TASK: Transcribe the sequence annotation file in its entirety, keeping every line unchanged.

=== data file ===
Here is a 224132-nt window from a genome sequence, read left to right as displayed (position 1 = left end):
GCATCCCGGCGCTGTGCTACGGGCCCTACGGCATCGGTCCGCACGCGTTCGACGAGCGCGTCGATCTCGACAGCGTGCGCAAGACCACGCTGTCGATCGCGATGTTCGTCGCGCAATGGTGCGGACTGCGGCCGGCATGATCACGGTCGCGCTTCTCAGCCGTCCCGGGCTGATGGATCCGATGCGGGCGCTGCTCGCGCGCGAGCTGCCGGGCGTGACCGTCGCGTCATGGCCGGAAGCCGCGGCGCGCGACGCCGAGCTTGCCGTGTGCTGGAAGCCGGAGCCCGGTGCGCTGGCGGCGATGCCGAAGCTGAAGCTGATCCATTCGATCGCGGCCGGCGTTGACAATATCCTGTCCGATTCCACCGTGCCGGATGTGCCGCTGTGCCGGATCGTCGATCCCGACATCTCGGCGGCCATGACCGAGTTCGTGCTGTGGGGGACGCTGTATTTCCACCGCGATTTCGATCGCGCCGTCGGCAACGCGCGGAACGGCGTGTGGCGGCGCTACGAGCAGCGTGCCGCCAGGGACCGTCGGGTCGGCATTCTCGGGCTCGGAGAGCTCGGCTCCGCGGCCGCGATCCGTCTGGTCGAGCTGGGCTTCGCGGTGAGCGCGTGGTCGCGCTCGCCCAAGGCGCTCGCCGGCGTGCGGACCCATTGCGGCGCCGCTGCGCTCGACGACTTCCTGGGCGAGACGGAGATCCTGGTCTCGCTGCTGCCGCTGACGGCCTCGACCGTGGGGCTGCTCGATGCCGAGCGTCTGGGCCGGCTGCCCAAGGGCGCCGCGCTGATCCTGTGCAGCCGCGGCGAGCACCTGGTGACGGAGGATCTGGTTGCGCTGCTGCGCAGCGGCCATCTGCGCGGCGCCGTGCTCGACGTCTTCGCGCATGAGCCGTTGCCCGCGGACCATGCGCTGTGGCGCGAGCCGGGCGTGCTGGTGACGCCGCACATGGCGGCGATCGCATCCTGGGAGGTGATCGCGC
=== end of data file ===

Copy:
Here is a 224132-nt window from a genome sequence, read left to right as displayed (position 1 = left end):
GCATCCCGGCGCTGTGCTACGGGCCCTACGGCATCGGTCCGCACGCGTTCGACGAGCGCGTCGATCTCGACAGCGTGCGCAAGACCACGCTGTCGATCGCGATGTTCGTCGCGCAATGGTGCGGACTGCGGCCGGCATGATCACGGTCGCGCTTCTCAGCCGTCCCGGGCTGATGGATCCGATGCGGGCGCTGCTCGCGCGCGAGCTGCCGGGCGTGACCGTCGCGTCATGGCCGGAAGCCGCGGCGCGCGACGCCGAGCTTGCCGTGTGCTGGAAGCCGGAGCCCGGTGCGCTGGCGGCGATGCCGAAGCTGAAGCTGATCCATTCGATCGCGGCCGGCGTTGACAATATCCTGTCCGATTCCACCGTGCCGGATGTGCCGCTGTGCCGGATCGTCGATCCCGACATCTCGGCGGCCATGACCGAGTTCGTGCTGTGGGGGACGCTGTATTTCCACCGCGATTTCGATCGCGCCGTCGGCAACGCGCGGAACGGCGTGTGGCGGCGCTACGAGCAGCGTGCCGCCAGGGACCGTCGGGTCGGCATTCTCGGGCTCGGAGAGCTCGGCTCCGCGGCCGCGATCCGTCTGGTCGAGCTGGGCTTCGCGGTGAGCGCGTGGTCGCGCTCGCCCAAGGCGCTCGCCGGCGTGCGGACCCATTGCGGCGCCGCTGCGCTCGACGACTTCCTGGGCGAGACGGAGATCCTGGTCTCGCTGCTGCCGCTGACGGCCTCGACCGTGGGGCTGCTCGATGCCGAGCGTCTGGGCCGGCTGCCCAAGGGCGCCGCGCTGATCCTGTGCAGCCGCGGCGAGCACCTGGTGACGGAGGATCTGGTTGCGCTGCTGCGCAGCGGCCATCTGCGCGGCGCCGTGCTCGACGTCTTCGCGCATGAGCCGTTGCCCGCGGACCATGCGCTGTGGCGCGAGCCGGGCGTGCTGGTGACGCCGCACATGGCGGCGATCGCATCCTGGGAGGTGATCGCGC